And on a day when the wind-chill brings the temperature down to 12 degrees, we bring you some… good news.
Space 198, the new free, INDOOR Vans park is opening on January 2nd at 198 Randolph Street in Brooklyn. Unlike the belated House of Vans, which was more of an event space inside of a skatepark (and brought out people’s inner savages anytime there was a mid-winter open day there), this park is a community-oriented space built for skateboarding.
It’s going to be open Thursday through Sundays — you just need to to sign up on the website beforehand. And it’s off the Jefferson L stop in Bushwick, making everyone’s life a bit easier than a 20-minute walk through the snow to Greenpoint that we used to do ;)
As they were putting the finishing touches on it, they gave a handful of crews the chance to check out the park last week, and here’s what we came back with. Be nice to Jersey Dave when you see him, because chances are, his phone has not stopped buzzing for the past two weeks.
Filmed by Will Rosenstock, Paul Young, Max Hull, Cristian Berrios & Kyota Umeki.
According to The Street Book: An Encyclopedia of Manhattan’s Street Names and Their Origins, Allen Street gets its name from William Henry Allen, the youngest Navy captain in the War of 1812. (Our then-recent ex, Great Britain, was beefing with Napoleon while America stayed neutral. The U.S. was trying to send a flow box to France, and Britain felt some type of way about it. Like any bitter ex who sees someone else wearing your hoody after a messy break-up, they went to war.)
Legend has it that Allen was in the English Channel on the hunt for ops, when he stumbled on a Portuguese cargo ship carrying wine. Him and the squad had a wild night with the haul, but unfortunately, got caught slipping by the British on the following day. Allen and his crew’s colossal hangover would be their last: British canons shot off his leg, and he would die on August 18, 1813.
R.I.P. Shorty’s, a place that showed the world the positive power of skateboarders adopting a forgotten corner of the world, and being left the hell alone in it. QS is hardly a transition skating-based enterprise, but there was something magical about each and every visit we took out there, even if it barely involved skateboarding on some days. Grateful to have been a partof it insome tiny way. Thanks to Andrew and all of the boys, and best of luck on the next chapter.
“You wanted a skate shoe that you and Sheffey could go to the club in.” “That’s the goal, yeah.” A lot of guys who started brands give interviews about starting brands, but Sal Barbier is a guy who you should listen to if you want to hear a guy give insight on starting brands. Thanks for the shout out man ♥
I’ve heard friends who don’t skate anymore and barely follow skateboarding say Jamie Foy is their favorite skater. Can’t knock that one. He’s got a couple New York clips in this Jenkem video of a recent Diamond trip.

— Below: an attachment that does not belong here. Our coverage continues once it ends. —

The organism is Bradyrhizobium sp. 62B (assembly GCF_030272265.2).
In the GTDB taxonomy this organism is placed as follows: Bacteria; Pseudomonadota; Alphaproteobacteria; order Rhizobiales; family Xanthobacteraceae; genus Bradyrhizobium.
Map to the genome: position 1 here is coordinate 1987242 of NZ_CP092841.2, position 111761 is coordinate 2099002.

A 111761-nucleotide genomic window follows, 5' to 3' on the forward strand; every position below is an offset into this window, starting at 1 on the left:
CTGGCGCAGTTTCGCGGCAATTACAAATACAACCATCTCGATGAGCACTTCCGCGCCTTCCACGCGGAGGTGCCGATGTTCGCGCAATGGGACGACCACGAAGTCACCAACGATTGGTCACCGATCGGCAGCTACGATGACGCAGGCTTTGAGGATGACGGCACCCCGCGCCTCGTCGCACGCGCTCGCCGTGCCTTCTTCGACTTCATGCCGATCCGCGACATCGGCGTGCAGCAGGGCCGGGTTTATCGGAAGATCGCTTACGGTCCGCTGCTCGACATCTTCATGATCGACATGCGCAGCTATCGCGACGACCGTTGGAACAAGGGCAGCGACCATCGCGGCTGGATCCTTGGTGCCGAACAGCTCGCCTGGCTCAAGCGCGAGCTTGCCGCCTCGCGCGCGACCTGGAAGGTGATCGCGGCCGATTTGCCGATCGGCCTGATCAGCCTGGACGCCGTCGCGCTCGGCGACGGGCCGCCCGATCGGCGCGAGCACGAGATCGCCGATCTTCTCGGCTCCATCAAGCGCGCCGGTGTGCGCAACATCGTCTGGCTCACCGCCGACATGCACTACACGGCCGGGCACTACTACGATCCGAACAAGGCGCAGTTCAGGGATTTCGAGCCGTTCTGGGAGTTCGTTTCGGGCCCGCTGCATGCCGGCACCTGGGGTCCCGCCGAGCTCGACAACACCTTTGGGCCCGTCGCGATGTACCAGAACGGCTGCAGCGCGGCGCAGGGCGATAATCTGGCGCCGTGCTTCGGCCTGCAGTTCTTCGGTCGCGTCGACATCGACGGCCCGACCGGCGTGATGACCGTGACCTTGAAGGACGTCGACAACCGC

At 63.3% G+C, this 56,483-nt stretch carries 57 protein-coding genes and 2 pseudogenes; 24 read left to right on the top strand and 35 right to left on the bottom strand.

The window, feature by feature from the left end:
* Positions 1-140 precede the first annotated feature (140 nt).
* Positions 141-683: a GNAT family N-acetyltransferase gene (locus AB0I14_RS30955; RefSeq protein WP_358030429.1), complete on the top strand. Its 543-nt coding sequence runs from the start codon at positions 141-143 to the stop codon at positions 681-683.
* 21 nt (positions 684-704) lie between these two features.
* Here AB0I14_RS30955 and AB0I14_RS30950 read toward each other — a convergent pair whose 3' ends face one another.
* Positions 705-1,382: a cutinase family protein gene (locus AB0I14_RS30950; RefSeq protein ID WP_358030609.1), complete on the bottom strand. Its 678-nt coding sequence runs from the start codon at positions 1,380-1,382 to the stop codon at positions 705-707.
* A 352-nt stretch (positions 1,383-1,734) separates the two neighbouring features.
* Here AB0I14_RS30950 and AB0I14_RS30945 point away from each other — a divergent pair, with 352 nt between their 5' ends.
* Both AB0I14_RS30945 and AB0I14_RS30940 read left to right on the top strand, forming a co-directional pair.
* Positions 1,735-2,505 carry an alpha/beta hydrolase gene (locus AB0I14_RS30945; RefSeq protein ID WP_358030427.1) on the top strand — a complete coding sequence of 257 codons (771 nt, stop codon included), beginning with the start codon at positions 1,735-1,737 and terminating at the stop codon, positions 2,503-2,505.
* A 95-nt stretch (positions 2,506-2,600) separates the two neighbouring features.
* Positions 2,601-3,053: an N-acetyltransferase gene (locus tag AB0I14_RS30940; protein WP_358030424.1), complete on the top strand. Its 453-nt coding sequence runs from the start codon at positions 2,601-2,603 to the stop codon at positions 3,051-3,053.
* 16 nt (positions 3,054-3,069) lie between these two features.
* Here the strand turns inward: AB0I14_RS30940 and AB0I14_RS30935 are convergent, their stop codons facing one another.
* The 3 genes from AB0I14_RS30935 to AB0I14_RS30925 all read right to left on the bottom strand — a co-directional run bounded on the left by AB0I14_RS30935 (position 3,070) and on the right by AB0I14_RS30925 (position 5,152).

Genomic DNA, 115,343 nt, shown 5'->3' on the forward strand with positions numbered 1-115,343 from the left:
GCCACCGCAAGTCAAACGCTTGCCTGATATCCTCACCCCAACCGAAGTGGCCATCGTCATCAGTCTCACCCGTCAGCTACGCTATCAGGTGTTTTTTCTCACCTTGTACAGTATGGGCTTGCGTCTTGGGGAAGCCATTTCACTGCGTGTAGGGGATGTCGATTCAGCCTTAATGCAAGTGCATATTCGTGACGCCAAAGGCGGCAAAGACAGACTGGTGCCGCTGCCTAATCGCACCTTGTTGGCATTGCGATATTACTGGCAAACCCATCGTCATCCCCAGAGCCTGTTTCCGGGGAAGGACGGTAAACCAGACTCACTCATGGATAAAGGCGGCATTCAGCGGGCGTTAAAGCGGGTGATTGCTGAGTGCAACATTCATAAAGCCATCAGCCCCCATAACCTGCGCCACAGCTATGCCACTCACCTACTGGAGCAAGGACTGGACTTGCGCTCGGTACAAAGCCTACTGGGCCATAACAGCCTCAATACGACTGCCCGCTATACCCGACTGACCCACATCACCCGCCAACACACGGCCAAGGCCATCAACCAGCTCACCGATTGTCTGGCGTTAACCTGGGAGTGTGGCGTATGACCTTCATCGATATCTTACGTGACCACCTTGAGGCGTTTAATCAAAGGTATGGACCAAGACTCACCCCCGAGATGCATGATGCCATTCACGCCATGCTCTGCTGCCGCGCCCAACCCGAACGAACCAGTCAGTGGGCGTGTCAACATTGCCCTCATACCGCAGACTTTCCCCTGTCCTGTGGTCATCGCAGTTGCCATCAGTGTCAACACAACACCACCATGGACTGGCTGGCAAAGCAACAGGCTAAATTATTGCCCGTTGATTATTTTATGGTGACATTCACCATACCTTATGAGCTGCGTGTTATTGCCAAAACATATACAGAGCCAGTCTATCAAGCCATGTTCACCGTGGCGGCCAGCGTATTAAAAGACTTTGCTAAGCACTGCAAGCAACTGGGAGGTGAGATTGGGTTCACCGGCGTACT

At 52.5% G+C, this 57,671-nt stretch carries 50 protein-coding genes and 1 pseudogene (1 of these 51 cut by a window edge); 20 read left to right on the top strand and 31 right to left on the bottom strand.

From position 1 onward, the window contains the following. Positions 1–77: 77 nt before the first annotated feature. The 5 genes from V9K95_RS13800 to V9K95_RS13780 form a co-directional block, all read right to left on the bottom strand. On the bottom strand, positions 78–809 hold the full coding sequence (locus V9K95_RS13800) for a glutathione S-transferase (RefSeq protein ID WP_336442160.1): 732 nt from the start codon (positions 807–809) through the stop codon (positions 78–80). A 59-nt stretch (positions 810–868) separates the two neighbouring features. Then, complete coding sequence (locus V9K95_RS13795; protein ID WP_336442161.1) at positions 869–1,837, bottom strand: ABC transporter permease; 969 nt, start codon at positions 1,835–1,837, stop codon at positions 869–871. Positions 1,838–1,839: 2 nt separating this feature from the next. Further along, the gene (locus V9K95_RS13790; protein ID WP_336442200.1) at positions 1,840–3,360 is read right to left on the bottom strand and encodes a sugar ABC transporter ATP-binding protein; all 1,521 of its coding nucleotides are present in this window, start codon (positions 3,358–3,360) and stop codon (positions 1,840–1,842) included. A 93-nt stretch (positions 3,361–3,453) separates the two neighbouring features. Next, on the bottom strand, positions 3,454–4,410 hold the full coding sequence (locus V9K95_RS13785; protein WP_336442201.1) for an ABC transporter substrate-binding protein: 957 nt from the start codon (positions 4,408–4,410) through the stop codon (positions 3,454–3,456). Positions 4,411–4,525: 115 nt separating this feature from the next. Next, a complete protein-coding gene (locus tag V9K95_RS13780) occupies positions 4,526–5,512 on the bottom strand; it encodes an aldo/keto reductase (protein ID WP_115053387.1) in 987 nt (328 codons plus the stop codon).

“Does US sports apparel manufacturer New Balance and its ‘Tricolor’ executive production team deserve credit and reciprocal shoe-purchasing decisions for coaxing forth the most complete PJ Ladd video section since the Iraq war’s onset?” — Boil the Ocean re: the rumored-to-be PJ Ladd part in the upcoming New Balance video.
Thanks to everyone who supported the QS For Street Machine project. Some stuff still left on the webstore. Anyone who ordered over the weekend should be getting a shipping confirmation in the next 24-48 hours :)
Quote of the Week: “Lil’ Uzi is rap Blink 182.” — Pryce Holmes
The video includes many developments sure to reverberate around sports talk radio for weeks to come, such as Sean Pablo confirming rumors that he did indeed sign the dotted line with Monster Energy, the revival of 1999’s “Song of the Summer” to echo the #musicsupervision of the eternally underrated 411 Roc-a-Fella issue, and the continued pillage of the Madison Square Garden double-set gap-to-rail that has otherwise sat dormant for over a decade.
Features Tyshawn Jones, Who Kid, Na-Kel Smith, Blake Johnson, Brian Briggs, Sage Elsesser, Sean Pablo, Ben Kadow, Troy Stillwell, Kevin Bradley, Jake Donnelly, Louie Lopez, Donovan Piscopo, Kevin White & Tyquan.
Also, this one flew a bit under the radar, but Marshall put together this sick video of pretty much the same dudes late last year, and in my mind, it acted as the proverbial placeholder for a Hardies team video until now. Skating starts around the 2:30 mark.
Here’s an annotated map of Pulaski by Jimmy Pelletier, one of the spot’s longest tenured filmers. “If you called 202-638-9511 on the other side of the pole, a homeless person would usually answer and you could ask if there were any skaters across the street. If they said ‘yes,’ you asked them to yell one of them over to the phone.”
“The general consensus with the politicians in Copenhagen is that this is a capital, it’s noisy, people come here to party, have a good time and we need to make the most of that. If it gets too noisy, then move to the country: this is a capital city. I’m not even going to take credit for that, it comes from the politicians.” Basically, Copenhagen is the fucking greatest, and we can’t have nice things in the U.S. #FDT